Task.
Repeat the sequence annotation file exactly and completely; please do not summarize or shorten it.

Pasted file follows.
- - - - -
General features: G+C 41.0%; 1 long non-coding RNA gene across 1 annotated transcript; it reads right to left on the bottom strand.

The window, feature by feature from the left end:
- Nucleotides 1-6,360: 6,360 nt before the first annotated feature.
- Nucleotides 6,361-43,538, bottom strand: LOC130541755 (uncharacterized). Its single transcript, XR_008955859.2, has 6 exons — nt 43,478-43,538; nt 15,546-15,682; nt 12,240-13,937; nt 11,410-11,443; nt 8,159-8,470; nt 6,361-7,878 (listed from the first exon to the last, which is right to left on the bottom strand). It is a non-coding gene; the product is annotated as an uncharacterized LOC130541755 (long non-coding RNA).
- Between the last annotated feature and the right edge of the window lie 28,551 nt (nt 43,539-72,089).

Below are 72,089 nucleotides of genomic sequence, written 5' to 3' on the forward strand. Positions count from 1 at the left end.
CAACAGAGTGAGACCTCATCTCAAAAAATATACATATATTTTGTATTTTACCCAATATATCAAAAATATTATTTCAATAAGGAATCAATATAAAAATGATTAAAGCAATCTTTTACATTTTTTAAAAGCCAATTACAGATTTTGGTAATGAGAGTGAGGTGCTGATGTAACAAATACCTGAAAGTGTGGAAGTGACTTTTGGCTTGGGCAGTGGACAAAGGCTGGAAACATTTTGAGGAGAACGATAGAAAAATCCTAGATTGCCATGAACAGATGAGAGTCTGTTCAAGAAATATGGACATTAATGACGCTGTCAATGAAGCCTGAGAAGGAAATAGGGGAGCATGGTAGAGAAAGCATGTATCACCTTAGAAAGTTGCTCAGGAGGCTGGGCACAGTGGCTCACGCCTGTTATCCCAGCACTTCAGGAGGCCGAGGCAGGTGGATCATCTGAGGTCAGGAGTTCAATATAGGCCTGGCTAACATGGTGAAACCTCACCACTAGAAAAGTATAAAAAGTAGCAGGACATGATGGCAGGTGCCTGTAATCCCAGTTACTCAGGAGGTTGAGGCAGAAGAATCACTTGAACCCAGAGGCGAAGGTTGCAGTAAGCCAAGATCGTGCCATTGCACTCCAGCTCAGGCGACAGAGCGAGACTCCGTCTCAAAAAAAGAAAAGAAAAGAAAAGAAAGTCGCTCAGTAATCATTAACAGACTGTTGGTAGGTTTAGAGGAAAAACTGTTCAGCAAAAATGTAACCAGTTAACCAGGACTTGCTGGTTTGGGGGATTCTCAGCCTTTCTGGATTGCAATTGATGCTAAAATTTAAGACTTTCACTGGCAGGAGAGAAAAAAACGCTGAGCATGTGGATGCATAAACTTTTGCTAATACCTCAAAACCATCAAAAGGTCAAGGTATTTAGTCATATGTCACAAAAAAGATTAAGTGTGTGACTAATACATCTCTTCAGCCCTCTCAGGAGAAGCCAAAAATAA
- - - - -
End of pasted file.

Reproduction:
General features: G+C 41.0%; 1 long non-coding RNA gene across 1 annotated transcript; it reads right to left on the bottom strand.

The window, feature by feature from the left end:
- Nucleotides 1-6,360: 6,360 nt before the first annotated feature.
- Nucleotides 6,361-43,538, bottom strand: LOC130541755 (uncharacterized). Its single transcript, XR_008955859.2, has 6 exons — nt 43,478-43,538; nt 15,546-15,682; nt 12,240-13,937; nt 11,410-11,443; nt 8,159-8,470; nt 6,361-7,878 (listed from the first exon to the last, which is right to left on the bottom strand). It is a non-coding gene; the product is annotated as an uncharacterized LOC130541755 (long non-coding RNA).
- Between the last annotated feature and the right edge of the window lie 28,551 nt (nt 43,539-72,089).

Below are 72,089 nucleotides of genomic sequence, written 5' to 3' on the forward strand. Positions count from 1 at the left end.
CAACAGAGTGAGACCTCATCTCAAAAAATATACATATATTTTGTATTTTACCCAATATATCAAAAATATTATTTCAATAAGGAATCAATATAAAAATGATTAAAGCAATCTTTTACATTTTTTAAAAGCCAATTACAGATTTTGGTAATGAGAGTGAGGTGCTGATGTAACAAATACCTGAAAGTGTGGAAGTGACTTTTGGCTTGGGCAGTGGACAAAGGCTGGAAACATTTTGAGGAGAACGATAGAAAAATCCTAGATTGCCATGAACAGATGAGAGTCTGTTCAAGAAATATGGACATTAATGACGCTGTCAATGAAGCCTGAGAAGGAAATAGGGGAGCATGGTAGAGAAAGCATGTATCACCTTAGAAAGTTGCTCAGGAGGCTGGGCACAGTGGCTCACGCCTGTTATCCCAGCACTTCAGGAGGCCGAGGCAGGTGGATCATCTGAGGTCAGGAGTTCAATATAGGCCTGGCTAACATGGTGAAACCTCACCACTAGAAAAGTATAAAAAGTAGCAGGACATGATGGCAGGTGCCTGTAATCCCAGTTACTCAGGAGGTTGAGGCAGAAGAATCACTTGAACCCAGAGGCGAAGGTTGCAGTAAGCCAAGATCGTGCCATTGCACTCCAGCTCAGGCGACAGAGCGAGACTCCGTCTCAAAAAAAGAAAAGAAAAGAAAAGAAAGTCGCTCAGTAATCATTAACAGACTGTTGGTAGGTTTAGAGGAAAAACTGTTCAGCAAAAATGTAACCAGTTAACCAGGACTTGCTGGTTTGGGGGATTCTCAGCCTTTCTGGATTGCAATTGATGCTAAAATTTAAGACTTTCACTGGCAGGAGAGAAAAAAACGCTGAGCATGTGGATGCATAAACTTTTGCTAATACCTCAAAACCATCAAAAGGTCAAGGTATTTAGTCATATGTCACAAAAAAGATTAAGTGTGTGACTAATACATCTCTTCAGCCCTCTCAGGAGAAGCCAAAAATAA